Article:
No one better… until now

Lauren Lehigh and Katelyn Lehigh react after ending their play on the 18th hole and are tied for the lead during the second round of stroke play at the 2024 US Women’s Amateur Four-Ball at Oak Hills Country Club in San Antonio, Texas on Sunday, 12 May , 2024. (Chris Keane/USGA)

Lauren and Katelyn Lehigh of Loveland share stroke play medal honors with another set of sisters at U.S. Women’s Amateur Four-Ball; The match play starts on Monday

By Gary Baines – 12-05-2024

The U.S. Women’s Amateur Four-Ball Championship is in its ninth year, and Loveland sisters Lauren and Katelyn Lehigh can trace their participation in the event (or its qualifiers) back to almost its beginning, even though they are only 23 and 20 years old old respectively.

Lauren first qualified for the Four-Ball in 2015, with then-Loveland High School teammate Aili Bundy, for the 2016 national championship. But they opted not to play in that year’s Four-Ball because the national event conflicted with the girls high school state tournaments.

In the fall of 2016, Lauren Lehigh teamed with her younger sister in the 2017 Four-Ball Qualifier, but they finished second in a qualifying tournament in which only one team advanced.

Nearly eight years later, the Lehighs are not only competing in the 2024 U.S. Women’s Amateur Four-Ball, but they’re making some noise. In fact, the Colorado sisters — each winner of two individual high school titles at Loveland HS — split the medal winners after the 36-hole stroke play portion of the event.

The Lehighs birdied the final two holes — Lauren did the honors on the 17th hole at Oak Hills Country Club and Katelyn on the 18th — to finish off an improved 9-under-par 62 on Sunday. They left them behind for two days at the age of fourteen, as did Georgians Caroline and Catie Craig – another of six sisters in the field. Coincidentally, those two are also 23 and 20, with Caroline being the oldest.

So on Monday, the Lehighs will be among 32 teams entering match play in the quest for a national title. There’s still a long way to go, but one group of players with strong ties to Colorado has already won this national championship, as then-Colorado State University teammates Katrina Prendergast and Ellen Secor claimed the championship in 2018.

Lauren Lehigh just completed his college career at the University of New Mexico, while Katelyn is two seasons into her career at Fresno State. Lauren advanced to the quarterfinals of the 2022 US Women’s Amateur. Katelyn won an individual college title in September.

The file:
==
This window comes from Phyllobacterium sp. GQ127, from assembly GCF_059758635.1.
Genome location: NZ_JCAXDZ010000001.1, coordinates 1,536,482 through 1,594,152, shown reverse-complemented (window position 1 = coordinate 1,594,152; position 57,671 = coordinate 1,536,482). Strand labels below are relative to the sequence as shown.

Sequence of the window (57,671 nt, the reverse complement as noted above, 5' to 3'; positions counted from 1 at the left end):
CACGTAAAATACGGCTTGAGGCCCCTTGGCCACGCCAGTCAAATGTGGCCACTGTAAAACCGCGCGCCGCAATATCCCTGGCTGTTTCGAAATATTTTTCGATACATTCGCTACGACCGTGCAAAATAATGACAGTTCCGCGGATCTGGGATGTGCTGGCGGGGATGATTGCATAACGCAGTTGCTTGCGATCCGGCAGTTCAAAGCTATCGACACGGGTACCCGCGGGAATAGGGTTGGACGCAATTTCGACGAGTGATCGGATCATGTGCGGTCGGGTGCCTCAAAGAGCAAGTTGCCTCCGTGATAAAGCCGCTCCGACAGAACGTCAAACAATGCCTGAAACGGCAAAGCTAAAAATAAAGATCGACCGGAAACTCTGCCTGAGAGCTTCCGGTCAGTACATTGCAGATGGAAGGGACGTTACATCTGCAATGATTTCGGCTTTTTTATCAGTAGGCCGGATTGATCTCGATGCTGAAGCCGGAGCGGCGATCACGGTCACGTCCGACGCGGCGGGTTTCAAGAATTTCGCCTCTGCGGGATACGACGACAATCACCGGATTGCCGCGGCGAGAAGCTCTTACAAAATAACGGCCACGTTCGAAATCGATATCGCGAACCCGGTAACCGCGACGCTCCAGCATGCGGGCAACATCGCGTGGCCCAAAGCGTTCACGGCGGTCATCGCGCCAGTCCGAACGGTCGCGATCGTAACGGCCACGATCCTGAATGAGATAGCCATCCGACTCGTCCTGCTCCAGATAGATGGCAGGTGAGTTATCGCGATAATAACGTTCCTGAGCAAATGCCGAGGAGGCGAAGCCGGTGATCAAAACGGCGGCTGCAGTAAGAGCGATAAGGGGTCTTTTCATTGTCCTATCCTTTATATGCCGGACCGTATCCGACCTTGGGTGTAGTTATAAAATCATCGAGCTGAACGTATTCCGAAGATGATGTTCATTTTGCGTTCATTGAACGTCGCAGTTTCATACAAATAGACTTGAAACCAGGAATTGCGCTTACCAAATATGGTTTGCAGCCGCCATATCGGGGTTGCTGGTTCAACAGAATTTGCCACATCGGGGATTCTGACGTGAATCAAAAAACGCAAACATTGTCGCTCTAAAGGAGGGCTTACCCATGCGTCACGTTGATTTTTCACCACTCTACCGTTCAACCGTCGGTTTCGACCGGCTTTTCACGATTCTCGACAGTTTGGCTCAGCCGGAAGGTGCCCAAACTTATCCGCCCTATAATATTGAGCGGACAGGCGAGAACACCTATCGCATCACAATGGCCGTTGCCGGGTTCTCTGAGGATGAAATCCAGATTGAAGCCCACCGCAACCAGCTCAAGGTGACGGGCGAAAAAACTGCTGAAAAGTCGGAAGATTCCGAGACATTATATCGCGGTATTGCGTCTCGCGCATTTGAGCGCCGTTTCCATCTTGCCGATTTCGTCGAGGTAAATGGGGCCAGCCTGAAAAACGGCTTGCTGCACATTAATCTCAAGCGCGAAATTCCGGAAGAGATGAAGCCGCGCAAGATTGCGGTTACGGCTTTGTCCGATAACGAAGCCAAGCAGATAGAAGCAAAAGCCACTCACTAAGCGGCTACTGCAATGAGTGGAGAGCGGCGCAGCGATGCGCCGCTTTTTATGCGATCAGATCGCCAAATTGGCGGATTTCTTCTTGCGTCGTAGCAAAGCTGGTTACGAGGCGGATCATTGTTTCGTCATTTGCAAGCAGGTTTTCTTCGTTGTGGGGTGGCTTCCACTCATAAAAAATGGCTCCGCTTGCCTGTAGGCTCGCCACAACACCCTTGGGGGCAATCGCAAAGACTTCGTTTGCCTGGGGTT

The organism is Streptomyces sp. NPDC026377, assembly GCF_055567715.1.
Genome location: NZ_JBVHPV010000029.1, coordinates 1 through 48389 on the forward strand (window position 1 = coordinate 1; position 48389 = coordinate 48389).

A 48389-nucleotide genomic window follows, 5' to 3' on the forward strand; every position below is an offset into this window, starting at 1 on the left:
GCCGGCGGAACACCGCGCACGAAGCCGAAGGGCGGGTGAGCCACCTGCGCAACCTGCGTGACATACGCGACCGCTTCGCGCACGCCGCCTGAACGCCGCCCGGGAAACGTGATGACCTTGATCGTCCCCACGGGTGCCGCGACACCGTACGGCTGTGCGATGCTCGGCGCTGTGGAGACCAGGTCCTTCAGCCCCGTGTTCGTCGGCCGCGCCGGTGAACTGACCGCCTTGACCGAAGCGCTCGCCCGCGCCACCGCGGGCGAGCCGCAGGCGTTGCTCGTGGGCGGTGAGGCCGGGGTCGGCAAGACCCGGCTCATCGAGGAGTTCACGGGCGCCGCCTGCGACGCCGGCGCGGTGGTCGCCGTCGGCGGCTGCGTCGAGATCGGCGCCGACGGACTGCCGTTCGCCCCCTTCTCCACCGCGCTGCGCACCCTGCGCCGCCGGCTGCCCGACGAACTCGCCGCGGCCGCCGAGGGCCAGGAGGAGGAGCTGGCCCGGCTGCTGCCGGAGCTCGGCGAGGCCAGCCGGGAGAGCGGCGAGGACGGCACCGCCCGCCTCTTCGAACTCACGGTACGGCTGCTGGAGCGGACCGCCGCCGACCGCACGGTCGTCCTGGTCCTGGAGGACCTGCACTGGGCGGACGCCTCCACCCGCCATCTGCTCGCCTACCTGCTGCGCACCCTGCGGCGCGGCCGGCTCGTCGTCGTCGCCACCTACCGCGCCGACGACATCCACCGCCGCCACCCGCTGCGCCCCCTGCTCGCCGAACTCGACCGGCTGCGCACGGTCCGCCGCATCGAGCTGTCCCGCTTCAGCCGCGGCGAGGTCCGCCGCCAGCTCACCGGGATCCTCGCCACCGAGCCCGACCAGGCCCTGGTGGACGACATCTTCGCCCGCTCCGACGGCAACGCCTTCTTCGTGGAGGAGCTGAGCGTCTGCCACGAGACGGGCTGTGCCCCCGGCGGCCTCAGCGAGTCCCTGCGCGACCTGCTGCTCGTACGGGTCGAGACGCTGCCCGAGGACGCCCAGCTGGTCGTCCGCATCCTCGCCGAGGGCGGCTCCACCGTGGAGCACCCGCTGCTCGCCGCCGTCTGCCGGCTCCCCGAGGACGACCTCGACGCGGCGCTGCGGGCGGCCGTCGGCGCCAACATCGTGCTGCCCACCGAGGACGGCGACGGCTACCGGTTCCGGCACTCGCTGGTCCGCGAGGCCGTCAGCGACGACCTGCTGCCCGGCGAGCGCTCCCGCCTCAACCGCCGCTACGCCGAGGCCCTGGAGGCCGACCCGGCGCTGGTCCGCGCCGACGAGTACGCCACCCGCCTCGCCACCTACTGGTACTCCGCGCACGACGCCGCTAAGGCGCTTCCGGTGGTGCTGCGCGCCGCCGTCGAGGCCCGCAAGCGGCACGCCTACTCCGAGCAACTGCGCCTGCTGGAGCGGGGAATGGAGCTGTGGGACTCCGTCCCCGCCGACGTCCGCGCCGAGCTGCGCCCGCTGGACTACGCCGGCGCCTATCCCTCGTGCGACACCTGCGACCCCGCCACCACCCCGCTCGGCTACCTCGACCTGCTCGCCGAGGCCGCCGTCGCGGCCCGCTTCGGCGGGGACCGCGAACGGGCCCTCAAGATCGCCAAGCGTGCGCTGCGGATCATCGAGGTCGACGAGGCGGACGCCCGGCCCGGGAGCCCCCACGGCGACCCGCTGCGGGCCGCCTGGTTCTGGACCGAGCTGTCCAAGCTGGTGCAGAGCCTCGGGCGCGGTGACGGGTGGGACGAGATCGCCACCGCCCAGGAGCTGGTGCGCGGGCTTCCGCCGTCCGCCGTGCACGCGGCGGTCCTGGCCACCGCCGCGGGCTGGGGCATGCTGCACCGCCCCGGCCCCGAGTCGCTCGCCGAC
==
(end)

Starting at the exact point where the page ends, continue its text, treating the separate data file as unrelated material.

A potentially awkward situation was avoided Sunday involving another Colorado team competing in the Women’s Four-Ball. Erie’s Hadley Ashton and Logan Hale, who each won an individual girls 4A State High School title, were in the top 10 after Saturday’s opening round of the championship. Had they finished in the top 32, they would have advanced to Monday’s match play – and possibly beyond.

The complication for the two – who made it to the Four-Ball field after originally being alternates – is that they will compete Tuesday in the regional qualifier for the state high school tournament. And if a golfer doesn’t compete in the qualifier, he doesn’t compete in the state meet, which would have been strange for two recent state champions.

However, Ashton and Hale struggled to a better ball 73 on Sunday and finished one stroke out of a play-off for the final match play berths. Their total of 2-under 140 left them tied for 34th, ending their run at this American Women’s Four-Ball.

University of Colorado teammates Morgan Miller and Maria Eidhagen Harrouch (72-69) also failed to make match play.

Scores of teams with strong Colorado connections competing in the U.S. Women’s Amateur Four-Ball in San Antonio:

Advance to Match Play Round of 64

T1. Lauren Lehigh and Katelyn Lehigh

We were unable to advance to match play

Hadley Ashton and Logan Hale, Erie 67-73-140

CU teammates Morgan Miller and Maria Eidhagen Harrouch 72-69–141

For all scores CLICK HERE

About the writer: Gary Baines has covered golf in Colorado continuously since 1983. He was a sportswriter at the Daily Camera newspaper in Boulder, then sports editor there, and has written regularly for since 2009. Evans Scholar alumnus of the University of Colorado was inducted into the Colorado Golf Hall of Fame in 2022. He owns and operates